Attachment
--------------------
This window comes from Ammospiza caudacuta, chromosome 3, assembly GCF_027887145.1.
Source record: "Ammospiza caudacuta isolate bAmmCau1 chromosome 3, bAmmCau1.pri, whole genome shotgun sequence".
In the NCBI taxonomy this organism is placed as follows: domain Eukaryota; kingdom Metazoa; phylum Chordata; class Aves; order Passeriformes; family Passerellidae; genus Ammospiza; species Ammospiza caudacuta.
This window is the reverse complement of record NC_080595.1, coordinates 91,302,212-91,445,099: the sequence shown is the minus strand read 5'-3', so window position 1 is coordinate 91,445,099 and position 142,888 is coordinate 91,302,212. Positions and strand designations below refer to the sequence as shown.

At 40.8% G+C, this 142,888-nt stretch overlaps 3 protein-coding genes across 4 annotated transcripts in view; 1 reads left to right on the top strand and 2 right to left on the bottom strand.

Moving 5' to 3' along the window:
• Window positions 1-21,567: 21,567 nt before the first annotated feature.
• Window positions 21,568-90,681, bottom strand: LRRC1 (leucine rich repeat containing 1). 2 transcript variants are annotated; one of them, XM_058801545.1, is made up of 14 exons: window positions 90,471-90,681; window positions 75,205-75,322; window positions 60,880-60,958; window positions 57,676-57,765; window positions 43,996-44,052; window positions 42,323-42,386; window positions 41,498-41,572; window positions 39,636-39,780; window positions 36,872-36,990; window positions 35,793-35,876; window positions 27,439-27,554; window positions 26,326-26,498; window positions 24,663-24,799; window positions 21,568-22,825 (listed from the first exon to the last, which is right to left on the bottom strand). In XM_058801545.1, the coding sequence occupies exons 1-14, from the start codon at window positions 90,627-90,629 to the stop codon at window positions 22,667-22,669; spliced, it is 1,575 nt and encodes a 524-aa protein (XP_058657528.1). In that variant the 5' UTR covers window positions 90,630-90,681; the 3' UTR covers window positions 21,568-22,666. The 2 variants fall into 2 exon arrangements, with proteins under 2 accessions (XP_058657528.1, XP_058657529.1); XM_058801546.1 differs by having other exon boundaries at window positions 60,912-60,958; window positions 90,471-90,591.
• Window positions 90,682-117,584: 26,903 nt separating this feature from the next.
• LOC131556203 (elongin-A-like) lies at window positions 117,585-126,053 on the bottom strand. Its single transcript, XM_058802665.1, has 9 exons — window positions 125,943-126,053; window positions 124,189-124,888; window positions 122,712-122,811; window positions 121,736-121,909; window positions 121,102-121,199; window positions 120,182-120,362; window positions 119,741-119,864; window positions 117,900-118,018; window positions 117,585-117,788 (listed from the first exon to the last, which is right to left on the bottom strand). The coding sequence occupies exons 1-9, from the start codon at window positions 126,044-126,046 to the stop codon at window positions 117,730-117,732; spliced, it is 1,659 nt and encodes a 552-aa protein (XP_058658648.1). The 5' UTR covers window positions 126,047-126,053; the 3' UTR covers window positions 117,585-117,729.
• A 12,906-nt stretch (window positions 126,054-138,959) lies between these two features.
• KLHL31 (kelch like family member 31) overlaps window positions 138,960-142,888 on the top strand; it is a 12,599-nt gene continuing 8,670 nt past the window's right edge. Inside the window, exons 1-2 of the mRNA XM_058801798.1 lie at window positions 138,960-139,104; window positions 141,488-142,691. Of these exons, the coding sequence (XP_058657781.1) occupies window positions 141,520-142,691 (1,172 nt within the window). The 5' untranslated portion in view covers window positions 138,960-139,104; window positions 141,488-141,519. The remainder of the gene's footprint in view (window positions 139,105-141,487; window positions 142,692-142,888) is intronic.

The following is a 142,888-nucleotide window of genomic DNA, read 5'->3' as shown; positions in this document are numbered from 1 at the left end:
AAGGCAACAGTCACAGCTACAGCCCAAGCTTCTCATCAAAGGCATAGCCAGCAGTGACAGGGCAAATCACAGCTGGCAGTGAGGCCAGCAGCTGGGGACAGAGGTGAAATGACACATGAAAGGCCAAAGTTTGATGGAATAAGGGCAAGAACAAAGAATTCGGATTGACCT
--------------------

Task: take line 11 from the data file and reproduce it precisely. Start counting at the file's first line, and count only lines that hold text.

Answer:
• A 12,906-nt stretch (window positions 126,054-138,959) lies between these two features.